• April 2015
  • Vol. 16, No. 3

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Implementation of Wraparound Services

Children, youth, and families who are involved with more than one child- and family-serving system, such as mental health, child welfare, juvenile justice, and special education, may need extra help receiving individualized and coordinated care to best meet their complex needs. Wraparound services aim to emphasize child and family strengths and deliver coordinated, unconditional services to achieve positive outcomes. The Technical Assistance Network for Children's Behavioral Health (TA Network) published an article on how improper implementation of wraparound services can affect child and family outcomes and how wraparound can be implemented properly.

While 20 years of research on wraparound implementation in small and controlled pilot project settings found wraparound services to be associated with increased positive outcomes, the article discusses situations in which wraparound has had less success when implemented in a more "real world" setting. Two studies are examined in which wraparound services were implemented with larger groups of children and youth in Nevada and Ontario, Canada, while a comparison group received more traditional intensive case management. Due to the poor implementation of wraparound components, the outcomes for the wraparound groups were not significantly different than the group that received more traditional case management.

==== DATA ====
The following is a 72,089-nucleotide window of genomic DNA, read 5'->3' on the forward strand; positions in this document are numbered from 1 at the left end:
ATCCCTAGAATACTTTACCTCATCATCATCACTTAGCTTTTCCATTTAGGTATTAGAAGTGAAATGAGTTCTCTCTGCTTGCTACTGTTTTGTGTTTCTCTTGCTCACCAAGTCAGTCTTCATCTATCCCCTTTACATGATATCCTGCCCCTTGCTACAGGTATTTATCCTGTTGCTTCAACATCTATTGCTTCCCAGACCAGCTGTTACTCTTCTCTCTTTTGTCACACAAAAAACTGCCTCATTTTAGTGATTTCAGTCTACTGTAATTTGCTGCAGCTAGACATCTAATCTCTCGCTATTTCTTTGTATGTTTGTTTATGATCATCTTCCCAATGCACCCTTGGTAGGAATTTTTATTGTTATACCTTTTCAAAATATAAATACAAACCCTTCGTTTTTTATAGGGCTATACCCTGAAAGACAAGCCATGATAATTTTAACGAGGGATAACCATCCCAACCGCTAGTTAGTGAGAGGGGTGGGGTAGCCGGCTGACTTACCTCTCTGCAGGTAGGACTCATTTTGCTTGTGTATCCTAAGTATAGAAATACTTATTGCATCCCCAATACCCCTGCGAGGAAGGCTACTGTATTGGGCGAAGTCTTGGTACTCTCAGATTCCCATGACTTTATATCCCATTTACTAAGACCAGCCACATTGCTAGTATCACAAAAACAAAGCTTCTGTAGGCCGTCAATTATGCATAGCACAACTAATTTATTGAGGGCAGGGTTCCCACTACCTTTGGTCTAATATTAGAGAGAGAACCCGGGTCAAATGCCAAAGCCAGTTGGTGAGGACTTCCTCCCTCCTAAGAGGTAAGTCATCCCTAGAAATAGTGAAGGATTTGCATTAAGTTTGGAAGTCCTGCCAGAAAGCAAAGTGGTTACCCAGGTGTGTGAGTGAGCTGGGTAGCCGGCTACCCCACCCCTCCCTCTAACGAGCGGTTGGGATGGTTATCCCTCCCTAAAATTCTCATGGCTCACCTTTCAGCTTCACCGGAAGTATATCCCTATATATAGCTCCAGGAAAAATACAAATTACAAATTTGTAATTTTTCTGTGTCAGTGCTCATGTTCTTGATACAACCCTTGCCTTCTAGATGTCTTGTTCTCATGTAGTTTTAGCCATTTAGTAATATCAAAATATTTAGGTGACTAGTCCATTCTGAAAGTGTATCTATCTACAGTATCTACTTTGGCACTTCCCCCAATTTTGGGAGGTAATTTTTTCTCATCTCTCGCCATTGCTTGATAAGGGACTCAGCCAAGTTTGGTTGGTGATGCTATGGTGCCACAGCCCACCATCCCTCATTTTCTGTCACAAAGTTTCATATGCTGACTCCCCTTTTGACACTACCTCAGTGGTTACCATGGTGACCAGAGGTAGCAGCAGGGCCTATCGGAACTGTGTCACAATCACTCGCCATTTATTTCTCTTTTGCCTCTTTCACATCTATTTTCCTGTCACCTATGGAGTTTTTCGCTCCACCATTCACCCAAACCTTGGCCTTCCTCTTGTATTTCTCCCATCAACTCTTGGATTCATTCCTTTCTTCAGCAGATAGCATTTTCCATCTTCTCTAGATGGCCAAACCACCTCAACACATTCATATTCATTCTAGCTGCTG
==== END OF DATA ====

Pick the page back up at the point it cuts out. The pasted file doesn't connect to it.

The article explains what it means to "do wraparound well" and what steps systems and programs can take to ensure they are implementing wraparound services properly. These include the following:

  • Effective training, coaching, and supervision, as well as other types of human resource decisions, such as appropriate job descriptions, hiring practices, caseload sizes, performance systems, and staff support, including compensation
  • A focus on an array of systems-level structures, policies, and supports necessary to ensure quality practice-level implementation and positive outcomes

The article includes a link to guidelines for training, coaching, and supervision for wraparound facilitators. Access "Wraparound Is Worth Doing Well: An Evidence-Based Statement," by E.J. Burns, The TA Telescope, 1(2), 2015, at https://mlsvc01-prod.s3.amazonaws.com/57c33206301/01f96080-ebf2-4214-a90a-7ff405a8ce7c.pdf (677 KB).
 

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